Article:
Second Department Considers A Contract Dispute Claimed to Be Dressed Up in the Language of FraudPrint Article
- Posted on: Jun 25 2020
It is well settled that a plaintiff may not “dress up a breach-of-contract claim as a fraud claim.” Cohen v. Koenig, 25 F.3d 1168, 1173 (2d Cir. 1994) (internal quotation marks omitted). In prior posts, we referred to this principle as the duplication of claims doctrine (here, here and here).
In order for a tort claim to be actionable, there must be “a legal duty independent of the contract” that “has been violated.” Clark-Fitzpatrick, Inc. v. Long Is. R.R. Co., 70 N.Y.2d 382, 389 (1987) (citations omitted). This duty “must spring from circumstances extraneous to, and not constituting elements of, the contract, although it may be connected with and dependent upon the contract.” Id. In other words, “where the damages alleged were clearly within the contemplation of the written agreement . . . [m]erely charging a breach of a ‘duty of due care,’ employing language familiar to tort law, does not, without more, transform a simple breach of contract into a tort claim.” Dormitory Auth. of the State of N.Y. v. Samson Constr. Co., 30 N.Y.3d 704, 711 (2018) (internal quotation marks omitted) (quoting Clark-Fitzpatrick, 70 N.Y.2d at 390).
Similarly, “where … a claim to recover damages for fraud is premised upon an alleged breach of contractual duties and the supporting allegations do not concern representations which are collateral or extraneous to the terms of the parties’ agreement, a cause of action sounding in fraud does not lie.” McKernin v. Fanny Farmer Candy Shops, 176 A.D.2d 233, 234 (2d Dept. 1991); see also Yenrab, Inc. v. 794 Linden Realty, LLC, 68 A.D.3d 755, 757 (2d Dept. 2009); Heffez v. L & G Gen. Constr., Inc., 56 A.D.3d 526, 527 (2d Dept. 2008).
In Oceanview Assoc., LLC v. HLS Bldrs. Corp., 2020 N.Y. Slip Op. 03519 (2d Dept. June 24, 2020) (here), the Appellate Division, Second Department considered the foregoing principles in affirming two orders issued by the motion court dismissing plaintiff’s causes of action to recover damages for negligence and fraud in an otherwise contract action.
Oceanview was an action to recover damages for, inter alia, breach of contract arising from an allegedly defectively constructed parapet wall on the roof of a multi-unit residential building. The building was constructed in 2002. Plaintiff discovered the allegedly defective parapet wall in 2016. Plaintiff sued, among others, the defendant, HLS Builders Corp., which had served as the general contractor and superintendent of construction on the project, and its president, Henry Landsman (together, the “Landsman defendants”). Plaintiff asserted causes of action for, inter alia, breach of contract, negligence, and fraud.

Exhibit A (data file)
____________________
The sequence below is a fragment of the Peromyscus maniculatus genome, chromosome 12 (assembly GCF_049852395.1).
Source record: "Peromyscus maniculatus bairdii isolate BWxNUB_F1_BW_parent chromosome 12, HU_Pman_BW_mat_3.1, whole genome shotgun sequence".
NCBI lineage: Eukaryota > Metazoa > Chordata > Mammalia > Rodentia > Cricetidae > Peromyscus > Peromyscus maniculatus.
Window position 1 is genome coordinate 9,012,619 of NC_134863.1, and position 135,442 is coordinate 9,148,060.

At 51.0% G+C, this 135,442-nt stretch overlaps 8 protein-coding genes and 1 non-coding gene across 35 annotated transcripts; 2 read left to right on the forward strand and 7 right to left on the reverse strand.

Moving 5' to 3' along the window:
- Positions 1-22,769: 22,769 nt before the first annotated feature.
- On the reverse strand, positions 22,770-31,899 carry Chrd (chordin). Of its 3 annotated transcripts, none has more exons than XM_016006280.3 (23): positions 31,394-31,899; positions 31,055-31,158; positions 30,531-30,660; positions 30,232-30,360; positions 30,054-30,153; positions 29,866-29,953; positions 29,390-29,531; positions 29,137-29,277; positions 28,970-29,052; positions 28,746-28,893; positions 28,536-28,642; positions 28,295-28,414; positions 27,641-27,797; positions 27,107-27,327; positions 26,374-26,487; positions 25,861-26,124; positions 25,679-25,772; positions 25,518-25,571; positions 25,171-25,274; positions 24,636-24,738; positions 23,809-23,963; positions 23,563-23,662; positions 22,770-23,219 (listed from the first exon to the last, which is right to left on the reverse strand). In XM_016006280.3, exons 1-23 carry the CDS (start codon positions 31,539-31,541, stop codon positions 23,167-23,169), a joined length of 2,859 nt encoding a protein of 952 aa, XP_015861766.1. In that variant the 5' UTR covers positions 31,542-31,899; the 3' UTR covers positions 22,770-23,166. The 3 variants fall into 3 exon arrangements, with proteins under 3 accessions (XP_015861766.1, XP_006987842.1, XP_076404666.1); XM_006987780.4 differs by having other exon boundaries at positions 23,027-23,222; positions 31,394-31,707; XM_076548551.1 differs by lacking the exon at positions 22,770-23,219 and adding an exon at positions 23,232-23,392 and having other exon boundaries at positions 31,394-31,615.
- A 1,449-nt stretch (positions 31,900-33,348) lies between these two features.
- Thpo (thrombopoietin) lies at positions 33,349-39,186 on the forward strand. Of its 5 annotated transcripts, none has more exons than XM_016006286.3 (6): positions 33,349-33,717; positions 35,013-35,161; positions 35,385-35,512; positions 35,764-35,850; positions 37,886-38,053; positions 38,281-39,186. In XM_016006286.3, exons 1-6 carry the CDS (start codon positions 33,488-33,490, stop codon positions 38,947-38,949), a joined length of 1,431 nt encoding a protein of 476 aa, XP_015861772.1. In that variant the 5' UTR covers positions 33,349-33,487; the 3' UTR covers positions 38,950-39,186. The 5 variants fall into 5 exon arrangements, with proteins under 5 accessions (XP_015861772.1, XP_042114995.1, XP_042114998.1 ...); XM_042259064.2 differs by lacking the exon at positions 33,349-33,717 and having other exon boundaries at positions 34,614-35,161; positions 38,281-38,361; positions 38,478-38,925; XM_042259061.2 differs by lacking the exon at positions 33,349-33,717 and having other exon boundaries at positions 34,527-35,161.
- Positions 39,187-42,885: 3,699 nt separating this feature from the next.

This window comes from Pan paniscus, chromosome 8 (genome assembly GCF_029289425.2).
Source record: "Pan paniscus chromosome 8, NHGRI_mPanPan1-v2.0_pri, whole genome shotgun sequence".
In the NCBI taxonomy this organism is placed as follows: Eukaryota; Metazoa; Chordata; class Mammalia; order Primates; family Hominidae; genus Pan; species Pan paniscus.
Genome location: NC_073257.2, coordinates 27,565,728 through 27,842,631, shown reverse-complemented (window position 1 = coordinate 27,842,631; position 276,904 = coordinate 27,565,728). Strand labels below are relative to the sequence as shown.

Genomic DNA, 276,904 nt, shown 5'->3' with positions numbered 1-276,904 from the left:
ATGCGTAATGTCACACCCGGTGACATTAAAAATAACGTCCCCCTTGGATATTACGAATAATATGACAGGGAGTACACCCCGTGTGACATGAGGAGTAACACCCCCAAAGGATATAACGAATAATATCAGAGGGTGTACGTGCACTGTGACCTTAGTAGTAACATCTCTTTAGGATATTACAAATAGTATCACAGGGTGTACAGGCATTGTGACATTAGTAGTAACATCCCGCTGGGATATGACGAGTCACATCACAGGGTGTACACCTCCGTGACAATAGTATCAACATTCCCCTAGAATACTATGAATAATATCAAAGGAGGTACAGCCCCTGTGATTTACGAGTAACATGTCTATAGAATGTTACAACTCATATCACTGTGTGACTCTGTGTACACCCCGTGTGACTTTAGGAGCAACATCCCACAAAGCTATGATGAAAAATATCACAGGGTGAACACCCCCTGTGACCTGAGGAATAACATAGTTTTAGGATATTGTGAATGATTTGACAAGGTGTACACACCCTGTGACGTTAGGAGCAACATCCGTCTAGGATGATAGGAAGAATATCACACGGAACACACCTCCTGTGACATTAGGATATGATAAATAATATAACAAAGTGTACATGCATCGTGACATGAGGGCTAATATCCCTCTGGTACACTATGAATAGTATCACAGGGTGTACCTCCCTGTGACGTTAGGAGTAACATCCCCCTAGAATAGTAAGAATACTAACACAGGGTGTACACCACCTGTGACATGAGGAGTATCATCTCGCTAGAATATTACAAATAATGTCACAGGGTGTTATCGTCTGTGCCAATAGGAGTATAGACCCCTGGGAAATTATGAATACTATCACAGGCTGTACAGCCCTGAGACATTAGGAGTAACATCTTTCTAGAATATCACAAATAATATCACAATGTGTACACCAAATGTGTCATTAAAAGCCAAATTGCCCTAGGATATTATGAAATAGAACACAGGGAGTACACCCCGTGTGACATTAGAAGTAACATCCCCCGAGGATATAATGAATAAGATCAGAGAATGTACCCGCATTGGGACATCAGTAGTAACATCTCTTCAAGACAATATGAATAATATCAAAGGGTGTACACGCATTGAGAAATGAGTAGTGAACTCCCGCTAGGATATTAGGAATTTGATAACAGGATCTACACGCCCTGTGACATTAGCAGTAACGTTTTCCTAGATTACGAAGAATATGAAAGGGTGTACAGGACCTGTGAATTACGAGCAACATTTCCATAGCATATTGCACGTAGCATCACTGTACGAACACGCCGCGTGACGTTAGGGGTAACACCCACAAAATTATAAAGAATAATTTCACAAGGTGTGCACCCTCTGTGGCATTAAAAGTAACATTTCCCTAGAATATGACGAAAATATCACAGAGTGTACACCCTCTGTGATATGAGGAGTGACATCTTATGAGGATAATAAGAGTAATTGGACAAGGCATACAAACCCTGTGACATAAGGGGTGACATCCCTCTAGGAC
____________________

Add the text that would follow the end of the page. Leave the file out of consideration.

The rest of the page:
The Landsman defendants moved pursuant to CPLR § 3211(a) to dismiss the complaint. In an order dated October 11, 2018, the motion court, among other things, dismissed the negligence and fraud causes of action on the grounds that the allegations underlying those claims were the same as the allegations underpinning the breach of contract claim. Plaintiff moved for leave to renew, inter alia, its opposition to the motion to dismiss the fraud cause of action. In an order dated March 18, 2019, the motion court denied the motion on the ground that plaintiff did not offer any reasonable justification for failing to present the new facts on the prior motion. Plaintiff appealed both orders.
The Court affirmed both orders.
First, the Court held that plaintiff did not allege facts that would give rise to a duty independent of the duty imposed by the parties’ contract. Slip Op. at *2. Consequently, plaintiff could not “transform [its] simple breach of contract into a tort claim.” Id. (quoting Dormitory Auth., 30 N.Y.3d at 711).
Second, the Court held that the fraud claim was duplicative of plaintiff’s breach of contract claim. Id. The Court found that the allegations upon which the fraud cause of action “were based were the same as those underlying” the breach of contract cause of action “and amounted to nothing more than a failure to perform under the contract.” Id. (citing Fromowitz v. W. Park Assoc., Inc., 106 A.D.3d 950, 951-952 (2d Dept. 2013) (“Where a claim to recover damages for fraud is premised upon an alleged breach of contractual duties, and the allegations with respect to the purported fraud do not concern representations which are collateral or extraneous to the terms of the parties’ agreement, a cause of action sounding in fraud does not lie.”)). Under such circumstances, said the Court, a fraud claim does not lie. Id.
As indicated by the title of this post, a contract dispute cannot be dressed up in the language of fraud. Thus, where “a claim to recover damages for fraud is premised upon an alleged breach of contractual duties and the supporting allegations do not concern representations which are collateral or extraneous to the terms of the parties’ agreement, a cause of action sounding in fraud does not lie.” McKernin, 176 A.D.2d at 234. In Oceanview, plaintiff did not allege a duty independent of the duty to perform under the construction contract. As such, under the duplication of claims doctrine, its tort claims were dismissed.